Minnesota Law Review

The Need for Mead: Rejecting Tax Exceptionalism in Judicial Deference

This Article takes the controversial position that Treasury regulations are entitled to judicial deference under the Chevron doctrine, as clarified by the Supreme Court in the more recent Mead case, whether those regulations promulgated pursuant to specific authority delegated in a substantive provision of the Internal Revenue Code or in the exercise of general authority [...]

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Government Regulation of Irrationality: Moral and Cognitive Hazards

Behavioral law and economics scholars who advance paternalistic policy proposals typically employ static models of decision-making behavior, despite the dynamic effects of paternalistic policies. This Article considers how paternalistic policies fare under a dynamic account of decision making that incorporates learning and motivation effects. This approach brings out two important limitations on the efficiency effects [...]

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An Embedded Options Theory of Indefinite Contracts

Option theory is beginning to generate robust insights in the legal literature, and it is particularly well-suited to contract law. This Article develops an embedded options theory of indefinite contracts, focusing on the proper scope of the indefiniteness doctrine—a core principle of contract law invalidating contracts that are too vague. This approach offers answers to [...]

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Review Essay, The Limits of Their World

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Note, Establishing a Substantial Limitation in Interacting with Others: A Call for Clearer Guidance from the EEOC

Congress enacted the Americans with Disabilities Act (ADA) with the goal of providing clear and consistent standards for eliminating discrimination against persons with disabilities. To be disabled within the meaning of the ADA, a person must have a physical or mental impairment that substantially limits a major life activity. This definition seems simple on its [...]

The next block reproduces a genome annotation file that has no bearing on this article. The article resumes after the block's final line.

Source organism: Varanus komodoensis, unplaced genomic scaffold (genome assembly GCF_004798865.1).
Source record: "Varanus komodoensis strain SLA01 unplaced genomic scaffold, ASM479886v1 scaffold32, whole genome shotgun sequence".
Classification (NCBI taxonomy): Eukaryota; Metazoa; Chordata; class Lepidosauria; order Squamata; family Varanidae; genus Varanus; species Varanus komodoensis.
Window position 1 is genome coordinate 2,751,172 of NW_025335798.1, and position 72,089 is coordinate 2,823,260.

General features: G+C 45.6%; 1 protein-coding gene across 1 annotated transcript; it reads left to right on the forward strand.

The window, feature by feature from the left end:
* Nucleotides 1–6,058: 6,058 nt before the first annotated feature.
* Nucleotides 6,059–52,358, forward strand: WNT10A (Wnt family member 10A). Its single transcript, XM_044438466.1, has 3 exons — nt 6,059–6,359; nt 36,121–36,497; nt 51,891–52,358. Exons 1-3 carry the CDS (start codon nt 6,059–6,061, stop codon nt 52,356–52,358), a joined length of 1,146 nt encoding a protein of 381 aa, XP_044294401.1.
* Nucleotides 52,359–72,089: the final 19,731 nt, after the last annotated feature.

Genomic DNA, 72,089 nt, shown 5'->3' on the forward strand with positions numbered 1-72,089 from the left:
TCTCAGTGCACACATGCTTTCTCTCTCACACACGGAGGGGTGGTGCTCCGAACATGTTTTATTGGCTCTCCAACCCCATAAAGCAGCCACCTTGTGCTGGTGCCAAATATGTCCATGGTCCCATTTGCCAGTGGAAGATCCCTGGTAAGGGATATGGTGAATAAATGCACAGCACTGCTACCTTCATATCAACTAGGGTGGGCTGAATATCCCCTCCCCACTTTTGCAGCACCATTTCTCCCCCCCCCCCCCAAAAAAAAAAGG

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Note, Compulsory Process and the War on Terror: A Proposed Framework

The War on Terror has presented numerous questions never before examined in our constitutional jurisprudence. The challenges imposed on our legal system since 9/11 compel the judiciary to protect constitutional rights in the most difficult of circumstances. One of these challenges requires our civilian criminal justice system to reconcile a criminal defendant’s constitutional right to [...]

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Note, From House to Home: Creating a Right to Early Lease Termination for Domestic Violence Victims

Domestic violence remains one of society’s most pervasive and complicated problems. Among the complexities lies a victim’s difficult decision to leave an abuser. In an overwhelming majority of states, domestic violence victims also face the financial burden of terminating their residential leases when deciding to flee abuse. Such monetary hardships prevent victims from leaving their [...]

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De Novo

  • Case Comment: Bhogaita v. Altamonte

    EVERY DOG CAN HAVE HIS DAY IN COURT: THE USE OF ANIMALS AS DEMONSTRATIVE EXHIBITS Kyle R. Kroll, Volume 100, Online Managing Editor In Bhogaita v. Altamonte, the Eleventh Circuit recently decided whether to allow a dog in the courtroom as a demonstrative exhibit.[1] Although the case presented many serious [...]

  • Revisiting Water Bankruptcy

    REVISITING WATER BANKRUPTCY IN CALIFORNIA’S FOURTH YEAR OF DROUGHT Olivia Moe, Volume 100, Managing Editor This spring, as “extreme” to “exceptional” drought stretched across most of California—indicating that a four-year streak of drought was not about to resolve itself[1]—Governor Jerry Brown issued an unprecedented order to reduce potable urban water [...]

  • Defying Auer Deference

    DEFYING AUER DEFERENCE: SKIDMORE AS A SOLUTION TO CONSERVATIVE CONCERNS IN PEREZ v. MORTGAGE BANKERS ASSOCIATION Nicholas R. Bednar, Volume 100, Lead Articles Editor* On March 9, 2015, the Supreme Court of the United States handed down its decision in Perez v. Mortgage Bankers Association.[1]F The Court overturned the D.C. [...]